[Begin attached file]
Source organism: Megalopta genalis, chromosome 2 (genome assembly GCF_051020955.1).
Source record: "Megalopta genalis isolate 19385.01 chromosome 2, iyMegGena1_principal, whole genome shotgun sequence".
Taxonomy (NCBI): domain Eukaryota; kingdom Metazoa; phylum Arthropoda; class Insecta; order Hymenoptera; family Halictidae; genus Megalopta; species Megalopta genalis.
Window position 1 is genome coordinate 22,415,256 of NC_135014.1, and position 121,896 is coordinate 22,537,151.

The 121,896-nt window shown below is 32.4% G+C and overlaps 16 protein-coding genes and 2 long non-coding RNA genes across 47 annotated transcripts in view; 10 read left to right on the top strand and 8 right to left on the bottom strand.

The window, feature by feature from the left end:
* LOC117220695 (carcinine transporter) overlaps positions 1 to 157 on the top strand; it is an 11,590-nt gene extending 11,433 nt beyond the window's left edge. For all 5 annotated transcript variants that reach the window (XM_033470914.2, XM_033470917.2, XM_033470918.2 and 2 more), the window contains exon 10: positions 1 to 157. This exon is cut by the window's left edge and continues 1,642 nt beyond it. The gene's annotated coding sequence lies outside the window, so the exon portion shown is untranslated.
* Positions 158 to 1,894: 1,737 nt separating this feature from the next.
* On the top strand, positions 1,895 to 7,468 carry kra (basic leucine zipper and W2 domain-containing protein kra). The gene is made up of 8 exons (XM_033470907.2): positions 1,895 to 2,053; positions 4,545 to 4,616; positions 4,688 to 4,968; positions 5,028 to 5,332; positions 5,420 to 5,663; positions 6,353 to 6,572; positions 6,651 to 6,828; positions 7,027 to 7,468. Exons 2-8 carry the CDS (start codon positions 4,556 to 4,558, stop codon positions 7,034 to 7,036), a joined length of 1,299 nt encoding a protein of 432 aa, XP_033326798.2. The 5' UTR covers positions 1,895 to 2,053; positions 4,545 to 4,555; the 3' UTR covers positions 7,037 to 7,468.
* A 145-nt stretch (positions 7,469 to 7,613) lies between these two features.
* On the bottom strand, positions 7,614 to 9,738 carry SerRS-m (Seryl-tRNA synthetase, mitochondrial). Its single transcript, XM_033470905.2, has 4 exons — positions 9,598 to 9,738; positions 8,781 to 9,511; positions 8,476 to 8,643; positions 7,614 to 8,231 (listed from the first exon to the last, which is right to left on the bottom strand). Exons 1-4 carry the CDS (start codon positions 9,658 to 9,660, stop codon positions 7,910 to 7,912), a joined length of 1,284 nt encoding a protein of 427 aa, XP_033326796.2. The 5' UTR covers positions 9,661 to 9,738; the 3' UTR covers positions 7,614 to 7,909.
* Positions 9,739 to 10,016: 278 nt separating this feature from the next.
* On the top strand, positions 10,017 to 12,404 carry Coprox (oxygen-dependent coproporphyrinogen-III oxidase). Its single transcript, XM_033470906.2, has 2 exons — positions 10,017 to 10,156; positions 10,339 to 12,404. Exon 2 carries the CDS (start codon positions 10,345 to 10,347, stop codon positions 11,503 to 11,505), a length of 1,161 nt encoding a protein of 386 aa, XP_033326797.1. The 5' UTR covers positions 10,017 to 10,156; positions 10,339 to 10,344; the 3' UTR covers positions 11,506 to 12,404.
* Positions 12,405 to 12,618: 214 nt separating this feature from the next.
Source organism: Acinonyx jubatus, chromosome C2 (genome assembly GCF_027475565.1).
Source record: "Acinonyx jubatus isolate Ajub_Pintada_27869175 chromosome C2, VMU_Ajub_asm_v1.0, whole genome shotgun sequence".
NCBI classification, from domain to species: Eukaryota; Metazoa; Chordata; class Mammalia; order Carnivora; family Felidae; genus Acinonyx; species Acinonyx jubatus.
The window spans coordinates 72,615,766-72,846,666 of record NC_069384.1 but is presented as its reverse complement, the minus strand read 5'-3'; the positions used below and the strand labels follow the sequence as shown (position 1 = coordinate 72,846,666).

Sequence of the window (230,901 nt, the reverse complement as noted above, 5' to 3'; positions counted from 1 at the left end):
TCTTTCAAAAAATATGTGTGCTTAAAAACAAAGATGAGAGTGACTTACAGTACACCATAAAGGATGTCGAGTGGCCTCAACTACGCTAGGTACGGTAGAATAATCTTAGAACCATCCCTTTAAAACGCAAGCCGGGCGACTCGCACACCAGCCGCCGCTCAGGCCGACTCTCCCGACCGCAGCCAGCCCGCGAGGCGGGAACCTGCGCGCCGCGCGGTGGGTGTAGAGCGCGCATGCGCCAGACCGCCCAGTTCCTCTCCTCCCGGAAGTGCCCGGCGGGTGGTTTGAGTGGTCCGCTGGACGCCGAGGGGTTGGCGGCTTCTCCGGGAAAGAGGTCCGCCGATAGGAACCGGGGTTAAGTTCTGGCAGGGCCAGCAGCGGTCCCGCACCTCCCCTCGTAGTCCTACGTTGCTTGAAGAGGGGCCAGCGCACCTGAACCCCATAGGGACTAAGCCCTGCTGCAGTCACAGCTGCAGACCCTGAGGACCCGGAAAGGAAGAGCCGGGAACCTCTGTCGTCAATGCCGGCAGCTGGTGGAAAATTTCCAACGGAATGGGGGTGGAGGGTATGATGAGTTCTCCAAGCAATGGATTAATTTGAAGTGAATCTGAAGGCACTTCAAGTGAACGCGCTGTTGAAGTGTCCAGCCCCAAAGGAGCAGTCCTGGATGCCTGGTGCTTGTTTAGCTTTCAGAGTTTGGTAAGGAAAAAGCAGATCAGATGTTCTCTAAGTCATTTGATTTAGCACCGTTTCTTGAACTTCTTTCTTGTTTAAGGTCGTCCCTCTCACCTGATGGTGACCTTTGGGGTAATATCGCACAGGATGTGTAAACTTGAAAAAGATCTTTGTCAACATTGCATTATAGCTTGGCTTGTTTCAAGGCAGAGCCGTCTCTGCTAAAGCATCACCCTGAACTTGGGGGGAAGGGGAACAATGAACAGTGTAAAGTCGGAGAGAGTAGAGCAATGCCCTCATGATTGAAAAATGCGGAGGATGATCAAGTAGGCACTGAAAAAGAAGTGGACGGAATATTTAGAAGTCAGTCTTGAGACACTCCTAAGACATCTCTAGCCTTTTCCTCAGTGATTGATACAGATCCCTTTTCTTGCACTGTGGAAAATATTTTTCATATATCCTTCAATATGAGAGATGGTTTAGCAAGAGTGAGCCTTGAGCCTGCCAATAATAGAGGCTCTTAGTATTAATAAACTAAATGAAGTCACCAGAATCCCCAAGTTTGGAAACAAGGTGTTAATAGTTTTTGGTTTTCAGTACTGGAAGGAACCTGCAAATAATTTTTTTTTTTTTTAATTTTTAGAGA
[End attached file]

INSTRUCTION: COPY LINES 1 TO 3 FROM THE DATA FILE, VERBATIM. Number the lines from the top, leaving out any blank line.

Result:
Source organism: Megalopta genalis, chromosome 2 (genome assembly GCF_051020955.1).
Source record: "Megalopta genalis isolate 19385.01 chromosome 2, iyMegGena1_principal, whole genome shotgun sequence".
Taxonomy (NCBI): domain Eukaryota; kingdom Metazoa; phylum Arthropoda; class Insecta; order Hymenoptera; family Halictidae; genus Megalopta; species Megalopta genalis.